I had a surreal moment on Saturday, when I took the family to grab some burgers at the local Five Guys. No, President Obama didn't walk in for a cheeseburger fix. Instead, an obscure Michael Jackson song was playing when we walked in, and then on came "Thriller." A buzz filled the dining room. Patrons started hopping. I thought it was going to break into a full-blown dance number myself.
Now, I don't know whether Five Guys just happened to stumble on a local terrestrial radio station that just happened to be paying homage to Jackson with a commercial-free set of his tunes. My guess is that Five Guys was cranking up Sirius XM Radio's
As big as Sirius XM is, it can still be nimble.
Jackson passed away on Thursday. At 11:45 p.m. Friday, Sirius XM announced that the Jackson channel would launch just 16 minutes later.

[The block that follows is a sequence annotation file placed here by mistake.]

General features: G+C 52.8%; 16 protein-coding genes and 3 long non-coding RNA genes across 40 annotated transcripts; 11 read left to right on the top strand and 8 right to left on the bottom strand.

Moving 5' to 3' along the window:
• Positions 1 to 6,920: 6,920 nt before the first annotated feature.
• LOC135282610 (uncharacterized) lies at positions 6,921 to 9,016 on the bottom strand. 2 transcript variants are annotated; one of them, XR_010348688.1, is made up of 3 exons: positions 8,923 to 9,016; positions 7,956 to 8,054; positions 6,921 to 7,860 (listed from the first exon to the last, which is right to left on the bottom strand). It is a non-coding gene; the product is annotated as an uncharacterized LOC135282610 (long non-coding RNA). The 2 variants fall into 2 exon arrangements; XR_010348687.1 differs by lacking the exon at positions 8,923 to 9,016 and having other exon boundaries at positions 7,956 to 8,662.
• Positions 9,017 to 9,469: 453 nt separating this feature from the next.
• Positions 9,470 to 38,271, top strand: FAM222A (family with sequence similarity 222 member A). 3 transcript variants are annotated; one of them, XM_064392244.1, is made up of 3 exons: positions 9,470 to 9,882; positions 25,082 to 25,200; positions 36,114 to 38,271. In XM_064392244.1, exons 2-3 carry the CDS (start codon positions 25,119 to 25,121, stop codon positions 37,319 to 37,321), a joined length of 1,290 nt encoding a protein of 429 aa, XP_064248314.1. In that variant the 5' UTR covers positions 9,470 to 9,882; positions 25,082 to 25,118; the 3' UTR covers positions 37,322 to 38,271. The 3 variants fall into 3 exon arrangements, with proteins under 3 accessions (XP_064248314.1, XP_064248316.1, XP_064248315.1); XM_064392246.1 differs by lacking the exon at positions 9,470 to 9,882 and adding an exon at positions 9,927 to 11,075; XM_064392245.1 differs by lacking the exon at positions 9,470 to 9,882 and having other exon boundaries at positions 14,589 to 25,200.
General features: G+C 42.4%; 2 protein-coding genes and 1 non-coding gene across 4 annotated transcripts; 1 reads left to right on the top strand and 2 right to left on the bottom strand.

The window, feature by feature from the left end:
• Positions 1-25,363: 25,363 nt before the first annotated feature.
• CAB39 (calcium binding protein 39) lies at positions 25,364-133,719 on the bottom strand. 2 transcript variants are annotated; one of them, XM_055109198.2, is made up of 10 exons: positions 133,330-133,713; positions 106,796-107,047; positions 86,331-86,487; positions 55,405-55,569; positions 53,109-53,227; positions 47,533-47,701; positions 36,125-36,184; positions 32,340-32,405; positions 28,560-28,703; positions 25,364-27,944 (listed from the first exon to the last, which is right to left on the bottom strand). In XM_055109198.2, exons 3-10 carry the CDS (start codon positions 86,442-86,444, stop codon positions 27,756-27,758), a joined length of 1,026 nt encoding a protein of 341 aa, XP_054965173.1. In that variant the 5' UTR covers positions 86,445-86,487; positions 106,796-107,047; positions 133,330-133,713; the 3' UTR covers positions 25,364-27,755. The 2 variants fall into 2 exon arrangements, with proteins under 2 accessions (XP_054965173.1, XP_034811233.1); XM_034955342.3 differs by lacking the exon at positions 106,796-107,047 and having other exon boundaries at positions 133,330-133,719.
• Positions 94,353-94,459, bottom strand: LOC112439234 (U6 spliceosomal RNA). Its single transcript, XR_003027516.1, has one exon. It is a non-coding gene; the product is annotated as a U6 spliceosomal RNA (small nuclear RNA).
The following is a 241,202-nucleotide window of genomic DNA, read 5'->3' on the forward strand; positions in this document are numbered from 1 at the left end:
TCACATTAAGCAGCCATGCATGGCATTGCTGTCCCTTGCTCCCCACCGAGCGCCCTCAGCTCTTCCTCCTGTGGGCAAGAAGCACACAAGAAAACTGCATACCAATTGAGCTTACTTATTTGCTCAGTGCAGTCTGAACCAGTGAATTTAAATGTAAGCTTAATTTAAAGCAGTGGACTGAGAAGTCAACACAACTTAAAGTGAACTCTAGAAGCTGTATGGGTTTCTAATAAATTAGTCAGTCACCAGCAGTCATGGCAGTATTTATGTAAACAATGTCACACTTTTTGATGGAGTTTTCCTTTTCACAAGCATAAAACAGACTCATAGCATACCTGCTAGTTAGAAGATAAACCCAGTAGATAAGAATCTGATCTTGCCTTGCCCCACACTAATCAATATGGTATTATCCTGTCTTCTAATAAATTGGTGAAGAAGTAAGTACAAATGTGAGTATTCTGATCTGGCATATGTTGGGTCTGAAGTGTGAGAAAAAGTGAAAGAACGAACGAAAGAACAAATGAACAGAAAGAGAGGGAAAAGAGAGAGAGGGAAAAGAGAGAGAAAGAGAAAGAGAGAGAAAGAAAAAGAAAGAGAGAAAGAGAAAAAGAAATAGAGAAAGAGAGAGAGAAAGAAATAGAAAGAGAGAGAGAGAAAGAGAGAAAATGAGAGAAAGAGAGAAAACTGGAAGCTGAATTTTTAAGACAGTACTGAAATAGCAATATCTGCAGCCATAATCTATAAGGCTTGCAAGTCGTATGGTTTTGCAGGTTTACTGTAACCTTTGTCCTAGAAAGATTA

Sirius XM never sleeps. This morning, it announced an exclusive Fourth of July broadcast of a Bruce Springsteen concert that will be recorded in Germany a day prior. Both Sirius and XM carry the Boss-dedicated E Street Radio channel, so this is a welcome treat for its listeners.
Don't get me wrong. I don't think many people will run out and buy a satellite receiver -- or activate a dormant one -- for the sake of hearing Jackson 24/7 for awhile, or even to crank up Springsteen's Saturday afternoon show.
However, Sirius XM's proven ability to remain timely should help with subscriber retention. I'm hardly Jackson's biggest fan, yet I found myself tuning in to the dedicated channel several times during the weekend.
Buzz matters. Few are talking about the streaming application that launched through Apple's
The app may generate new interest if Howard Stern is added, or if it takes a page out of the Netflix
Sure, Jackson and Springsteen peaked in the 1980s, but even nostalgia can be relevant. And marketable.
Other ways to slice and dice satellite-radio fandom: